Social media in Niger came under a massive disinformation attack in February, an AFP Fact Check investigation has found
IBTimes US

Prime Minister Anthony Albanese has stepped up his condemnation of social media, calling it a "scourge," while supporting laws that forbid minors from using the internet.

Albanese's comments are consistent with those made by Peter Dutton, who had promised that if elected, the Coalition government would enact a law to ban under-16s from accessing social media within 100 days, The Guardian reported.

On Thursday, Dutton had also suggested working together to combat the negative effects of social media.

"I want people to spend more time on the footy field or the netball court than they're spending on their phones," he told journalists who asked about Dutton's comments. "And a ban, if it can be effective, is a good way to go."

Meanwhile, Dutton had told Nova FM last month that, "I would put it at the top of my list for the first 100 days in government. So, within the first three months, we would introduce it, and it reflects the community values and where the view is for the vast majority of Australians at the moment. I can't understand an argument against putting in place sensible measures."

"We wouldn't in the real world allow our kids to go into a park, or into a shopping center just to hang out with any adult that came by," as per The Nightly. "We should be doing everything we can to support them."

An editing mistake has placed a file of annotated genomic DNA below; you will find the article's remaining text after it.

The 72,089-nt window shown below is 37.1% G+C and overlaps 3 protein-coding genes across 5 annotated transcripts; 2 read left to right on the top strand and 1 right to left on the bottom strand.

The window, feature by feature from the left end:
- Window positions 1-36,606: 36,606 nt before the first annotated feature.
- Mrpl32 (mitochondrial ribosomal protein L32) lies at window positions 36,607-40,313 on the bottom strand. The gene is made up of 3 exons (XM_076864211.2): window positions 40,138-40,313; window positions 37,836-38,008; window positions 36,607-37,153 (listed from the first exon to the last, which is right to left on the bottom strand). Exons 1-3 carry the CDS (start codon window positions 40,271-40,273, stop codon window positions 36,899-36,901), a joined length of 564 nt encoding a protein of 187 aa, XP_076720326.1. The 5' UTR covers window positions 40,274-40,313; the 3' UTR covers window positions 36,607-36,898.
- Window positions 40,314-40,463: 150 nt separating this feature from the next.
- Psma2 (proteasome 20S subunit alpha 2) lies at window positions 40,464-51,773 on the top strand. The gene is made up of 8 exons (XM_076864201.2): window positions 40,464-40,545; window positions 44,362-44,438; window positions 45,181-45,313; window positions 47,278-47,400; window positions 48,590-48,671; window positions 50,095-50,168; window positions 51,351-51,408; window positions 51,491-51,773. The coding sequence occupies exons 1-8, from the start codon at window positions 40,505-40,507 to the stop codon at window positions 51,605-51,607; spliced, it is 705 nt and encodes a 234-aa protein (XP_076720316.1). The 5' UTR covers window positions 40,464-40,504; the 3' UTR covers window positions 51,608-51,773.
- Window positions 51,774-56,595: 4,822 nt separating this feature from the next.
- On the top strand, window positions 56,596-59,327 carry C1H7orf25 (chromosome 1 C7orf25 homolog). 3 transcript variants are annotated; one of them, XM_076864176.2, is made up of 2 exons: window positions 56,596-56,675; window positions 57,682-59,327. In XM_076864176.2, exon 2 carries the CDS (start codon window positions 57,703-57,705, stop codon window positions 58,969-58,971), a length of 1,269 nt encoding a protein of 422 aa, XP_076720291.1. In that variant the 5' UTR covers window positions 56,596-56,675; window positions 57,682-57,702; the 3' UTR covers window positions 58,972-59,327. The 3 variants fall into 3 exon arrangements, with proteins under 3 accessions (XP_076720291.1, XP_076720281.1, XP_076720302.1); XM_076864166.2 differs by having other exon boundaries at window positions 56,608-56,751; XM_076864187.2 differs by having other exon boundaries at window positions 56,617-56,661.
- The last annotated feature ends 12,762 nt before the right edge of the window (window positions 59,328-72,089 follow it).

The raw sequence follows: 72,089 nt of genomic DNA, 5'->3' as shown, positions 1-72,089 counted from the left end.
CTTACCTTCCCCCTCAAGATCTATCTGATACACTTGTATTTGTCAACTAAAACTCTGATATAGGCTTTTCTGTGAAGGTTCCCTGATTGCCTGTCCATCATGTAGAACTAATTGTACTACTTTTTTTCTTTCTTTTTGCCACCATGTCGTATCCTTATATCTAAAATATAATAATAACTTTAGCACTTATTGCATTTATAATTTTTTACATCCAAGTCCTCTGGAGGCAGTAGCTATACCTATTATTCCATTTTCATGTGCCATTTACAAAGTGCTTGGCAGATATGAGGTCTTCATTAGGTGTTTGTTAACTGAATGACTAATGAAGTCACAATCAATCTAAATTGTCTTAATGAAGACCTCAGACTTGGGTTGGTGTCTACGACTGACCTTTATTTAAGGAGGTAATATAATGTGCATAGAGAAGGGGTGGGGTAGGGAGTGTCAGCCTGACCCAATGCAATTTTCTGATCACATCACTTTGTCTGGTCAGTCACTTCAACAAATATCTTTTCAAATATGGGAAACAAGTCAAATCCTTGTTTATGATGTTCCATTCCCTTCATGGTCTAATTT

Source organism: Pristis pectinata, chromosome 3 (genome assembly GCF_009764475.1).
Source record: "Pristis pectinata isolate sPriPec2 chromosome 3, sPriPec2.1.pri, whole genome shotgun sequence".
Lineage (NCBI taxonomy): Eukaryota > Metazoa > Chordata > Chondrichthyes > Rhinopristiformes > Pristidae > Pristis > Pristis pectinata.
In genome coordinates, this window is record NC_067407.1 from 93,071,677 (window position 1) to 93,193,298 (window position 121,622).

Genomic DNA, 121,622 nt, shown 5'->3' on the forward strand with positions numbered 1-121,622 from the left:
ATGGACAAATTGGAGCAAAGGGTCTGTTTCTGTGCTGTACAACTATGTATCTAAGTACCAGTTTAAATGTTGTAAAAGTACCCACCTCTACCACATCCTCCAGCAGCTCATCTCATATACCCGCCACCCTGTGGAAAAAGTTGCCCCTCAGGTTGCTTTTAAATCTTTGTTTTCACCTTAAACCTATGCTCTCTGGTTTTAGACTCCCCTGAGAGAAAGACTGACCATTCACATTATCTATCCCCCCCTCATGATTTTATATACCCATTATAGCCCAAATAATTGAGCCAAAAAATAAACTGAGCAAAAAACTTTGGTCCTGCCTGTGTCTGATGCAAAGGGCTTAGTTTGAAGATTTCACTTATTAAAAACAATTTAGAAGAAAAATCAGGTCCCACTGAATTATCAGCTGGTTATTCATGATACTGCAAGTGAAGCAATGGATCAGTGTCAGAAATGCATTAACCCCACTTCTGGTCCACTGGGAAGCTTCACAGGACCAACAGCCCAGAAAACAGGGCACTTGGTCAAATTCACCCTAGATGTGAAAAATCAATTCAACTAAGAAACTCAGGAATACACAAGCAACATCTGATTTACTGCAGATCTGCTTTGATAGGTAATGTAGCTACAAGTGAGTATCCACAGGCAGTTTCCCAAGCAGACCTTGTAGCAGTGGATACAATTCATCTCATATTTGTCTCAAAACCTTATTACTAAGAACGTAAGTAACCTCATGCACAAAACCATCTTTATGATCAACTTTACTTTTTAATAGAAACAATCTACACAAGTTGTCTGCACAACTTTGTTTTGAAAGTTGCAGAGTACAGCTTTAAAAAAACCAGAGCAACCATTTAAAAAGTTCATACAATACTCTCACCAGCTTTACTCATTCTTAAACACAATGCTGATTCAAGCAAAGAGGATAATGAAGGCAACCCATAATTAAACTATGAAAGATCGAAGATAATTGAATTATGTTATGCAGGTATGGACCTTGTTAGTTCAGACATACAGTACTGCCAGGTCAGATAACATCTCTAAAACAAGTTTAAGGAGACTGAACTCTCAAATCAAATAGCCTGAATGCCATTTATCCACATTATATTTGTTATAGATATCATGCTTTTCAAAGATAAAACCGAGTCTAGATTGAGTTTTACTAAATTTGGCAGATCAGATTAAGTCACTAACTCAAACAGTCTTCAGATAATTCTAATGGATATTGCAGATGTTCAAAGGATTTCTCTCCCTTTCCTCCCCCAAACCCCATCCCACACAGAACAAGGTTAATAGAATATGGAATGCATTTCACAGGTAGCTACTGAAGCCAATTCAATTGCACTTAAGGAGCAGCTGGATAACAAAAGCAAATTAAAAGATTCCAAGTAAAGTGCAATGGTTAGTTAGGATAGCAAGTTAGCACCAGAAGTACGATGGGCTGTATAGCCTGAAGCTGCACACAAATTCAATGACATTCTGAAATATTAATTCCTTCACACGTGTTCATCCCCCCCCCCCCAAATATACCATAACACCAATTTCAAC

A sharp increase in "sextortion" incidents coincides with growing criticism of large international digital companies for making money off of objectionable content, such as child exploitation and predatory messaging.

The Nightly reported that these frauds, in which con artists impersonate teenagers on chat applications, have sadly led to the death of several young Australians. Recently, the Australian Federal Police had charged two Nigerian men for allegedly scamming an Australian boy, following which the latter took his life.

Concerns have grown to the point that some well-known Australians, along with the premiers of New South Wales, Queensland, and Victoria, have suggested banning kids from using Facebook, Instagram, and TikTok, and raising the legal age of access to social media to 16. Even while there are already laws prohibiting users under 13, internet firms' enforcement of these laws is slack, making it simple for kids to get around age limits by pretending to be older and using cell phones.

Tanya Plibersek, the minister of the environment, questioned tech business laws and expressed sorrow for giving her children iPhones at an early age.